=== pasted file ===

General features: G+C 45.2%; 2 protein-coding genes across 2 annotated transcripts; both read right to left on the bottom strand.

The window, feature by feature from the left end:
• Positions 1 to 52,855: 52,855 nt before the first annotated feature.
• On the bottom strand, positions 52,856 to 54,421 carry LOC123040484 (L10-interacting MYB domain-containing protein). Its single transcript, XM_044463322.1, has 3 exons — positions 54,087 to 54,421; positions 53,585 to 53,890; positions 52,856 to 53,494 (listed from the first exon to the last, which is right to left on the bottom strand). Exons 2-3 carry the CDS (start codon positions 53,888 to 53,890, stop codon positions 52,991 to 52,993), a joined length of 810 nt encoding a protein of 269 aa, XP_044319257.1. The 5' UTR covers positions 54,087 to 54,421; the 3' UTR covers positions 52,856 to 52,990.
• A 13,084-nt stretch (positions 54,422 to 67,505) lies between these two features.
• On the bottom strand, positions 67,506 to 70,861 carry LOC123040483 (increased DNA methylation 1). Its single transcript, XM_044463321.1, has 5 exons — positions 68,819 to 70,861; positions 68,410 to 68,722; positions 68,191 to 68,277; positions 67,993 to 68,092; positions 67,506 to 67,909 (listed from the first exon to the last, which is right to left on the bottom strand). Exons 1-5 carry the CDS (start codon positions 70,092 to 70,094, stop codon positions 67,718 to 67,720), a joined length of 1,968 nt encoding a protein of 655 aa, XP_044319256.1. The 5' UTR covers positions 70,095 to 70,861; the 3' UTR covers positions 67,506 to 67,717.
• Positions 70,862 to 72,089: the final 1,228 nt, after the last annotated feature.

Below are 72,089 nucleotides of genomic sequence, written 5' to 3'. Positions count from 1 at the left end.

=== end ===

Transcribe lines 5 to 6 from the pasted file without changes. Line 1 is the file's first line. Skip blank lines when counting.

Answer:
• A 13,084-nt stretch (positions 54,422 to 67,505) lies between these two features.
• On the bottom strand, positions 67,506 to 70,861 carry LOC123040483 (increased DNA methylation 1). Its single transcript, XM_044463321.1, has 5 exons — positions 68,819 to 70,861; positions 68,410 to 68,722; positions 68,191 to 68,277; positions 67,993 to 68,092; positions 67,506 to 67,909 (listed from the first exon to the last, which is right to left on the bottom strand). Exons 1-5 carry the CDS (start codon positions 70,092 to 70,094, stop codon positions 67,718 to 67,720), a joined length of 1,968 nt encoding a protein of 655 aa, XP_044319256.1. The 5' UTR covers positions 70,095 to 70,861; the 3' UTR covers positions 67,506 to 67,717.